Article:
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The Omura’s Whale Project

Program Description

The Omura’s whale (Balaenoptera omurai) is a recently discovered species of baleen whale, first recognized as a distinct and ancient species in 2003. It is a Mysticete, or baleen whale, belonging to the family Balaenopteridae, or rorquals. Prior to its discovery, the Omura’s whale was confused with the slightly larger Bryde’s whale, which is also a tropical rorqual. At the time of its discovery, it was known only from a handful of strandings and whaling specimens from the western Pacific and eastern Indian Oceans, and never documented in the wild.

In 2013, a team of biologists led by Dr. Salvatore Cerchio made an exciting discovery off the northwest coast of Madagascar: the first population of the rare and poorly understood Omura’s whale that could actually be studied, found off the northwest island of Nosy Be. Since then, Dr. Cerchio’s team has published the first scientific study on the ecology and behavior of the species in the journal Royal Society Open Science. This is the first and only project to study the Omura’s whale in the wild! We are just beginning to learn about their behavior, ecology, and conservation needs.

The Madagascar Omura’s Whale Project employs a diverse set of methods to study the biology of this species in an integrative manner:

  • Photographic Identification (Photo-ID) – like most other cetaceans, individual Omura’s whales can be identified from natural markings. We use the dorsal fin shape, nicks and scars, and body coloration. Re-sightings of individuals across years and within seasons are used to estimate the abundance of the population and define movements and ranges of individuals.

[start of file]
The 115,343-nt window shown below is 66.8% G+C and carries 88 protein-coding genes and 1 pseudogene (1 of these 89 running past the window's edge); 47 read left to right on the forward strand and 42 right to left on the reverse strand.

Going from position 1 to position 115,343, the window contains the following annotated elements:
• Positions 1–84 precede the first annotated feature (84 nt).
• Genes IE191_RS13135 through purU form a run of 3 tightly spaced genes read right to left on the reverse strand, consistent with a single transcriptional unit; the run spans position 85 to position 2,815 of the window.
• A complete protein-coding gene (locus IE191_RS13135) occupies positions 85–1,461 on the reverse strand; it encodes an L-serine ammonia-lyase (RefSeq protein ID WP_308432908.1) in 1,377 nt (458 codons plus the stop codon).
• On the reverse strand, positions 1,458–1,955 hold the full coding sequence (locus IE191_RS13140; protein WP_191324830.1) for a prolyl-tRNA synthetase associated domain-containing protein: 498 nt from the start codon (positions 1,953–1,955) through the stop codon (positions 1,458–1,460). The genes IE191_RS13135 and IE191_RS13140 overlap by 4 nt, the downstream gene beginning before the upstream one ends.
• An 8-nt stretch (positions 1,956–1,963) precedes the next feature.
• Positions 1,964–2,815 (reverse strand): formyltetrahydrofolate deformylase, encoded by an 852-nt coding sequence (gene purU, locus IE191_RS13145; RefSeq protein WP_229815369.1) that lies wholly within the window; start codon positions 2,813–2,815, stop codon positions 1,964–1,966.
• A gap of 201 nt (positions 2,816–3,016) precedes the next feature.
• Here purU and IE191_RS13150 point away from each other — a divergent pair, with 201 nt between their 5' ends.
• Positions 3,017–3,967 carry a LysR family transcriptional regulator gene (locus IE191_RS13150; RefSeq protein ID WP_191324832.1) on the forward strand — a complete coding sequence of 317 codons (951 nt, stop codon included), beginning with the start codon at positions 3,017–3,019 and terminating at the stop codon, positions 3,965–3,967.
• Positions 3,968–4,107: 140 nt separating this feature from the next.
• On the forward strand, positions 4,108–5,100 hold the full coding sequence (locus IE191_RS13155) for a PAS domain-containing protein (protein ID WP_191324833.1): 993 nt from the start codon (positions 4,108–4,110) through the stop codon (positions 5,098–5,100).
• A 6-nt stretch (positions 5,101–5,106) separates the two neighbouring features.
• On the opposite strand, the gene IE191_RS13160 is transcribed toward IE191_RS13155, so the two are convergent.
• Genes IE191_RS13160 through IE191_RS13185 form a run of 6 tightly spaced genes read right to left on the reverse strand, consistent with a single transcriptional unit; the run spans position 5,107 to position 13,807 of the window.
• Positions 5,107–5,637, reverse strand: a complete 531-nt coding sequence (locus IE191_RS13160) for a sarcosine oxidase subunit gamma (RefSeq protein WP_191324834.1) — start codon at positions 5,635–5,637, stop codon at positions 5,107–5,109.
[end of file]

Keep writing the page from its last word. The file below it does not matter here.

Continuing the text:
• Skin Biopsy – now routine in research on both large and small cetaceans, small samples of skin are harmlessly collected with biopsy darts delivered with a crossbow or compressed air rifle. Skin samples allow the analysis of genetic material for phylogenetics, population genetics and molecular ecology (paternity and relatedness). In addition, we will be using stable isotope analysis to make inferences on what the whales are feeding on.
  • Bioacoustics – we use boat-based and remoted bottom-mounted hydrophones to collect acoustic recordings of Omura’s whales’ vocalizations. These recordings are used to learn about the species vocalizations, singing and breeding behavior, as well as define their presence throughout the study area with long-term Passive Acoustic Monitoring (PAM). Three years of continuous monitoring in their known habitat have indicated that the population is non-migratory, sings year-round, and strongly prefers shallow shelf habitats.
  • Plankton Tows and Feces Collection – we use fine nets to collect plankton in the vicinity of feeding whales, and feces from defecation plumes (more affectionately referred to as poop samples). These samples have indicated that the whales are feeding on episodic blooms of a widespread tropical krill species, Pseudeuphausia latifrons, and analysis of stable isotopes will tell us more about trophic interactions and feeding ecology of the whales.
  • Satellite telemetry – we use small satellite tags (Low Impact Minimally Percutaneous Electronic Transmitter, or LIMPET tags) attached to the dorsal fin of individual Omura’s whales to track their movements, define their home ranges, and describe their movement behavior. Four whales tagged in 2016 revealed a very small home range of <400km of coastline over a 2 month period, and indicated areas of localized movement likely associated with foraging grounds.
  • Unmanned Aerial Systems – we use aerial drones to film the whales from directly above, providing not only spectacular video footage of these beautiful creatures, but collecting morphometric data that will be used to define fundamental aspects of its biology and assess health and condition. Aerial images will be used to measure the length and proportions of known individuals, define differences between sexes and age classes, and study the feeding behavior and biomechanics of whales as they lunge on swarms of euphausiids.

Learn more about the Madagascar Omura’s Whale Project at its dedicated website,

Program Partners

A special thank you to our The Omura’s Whale Project program partners:


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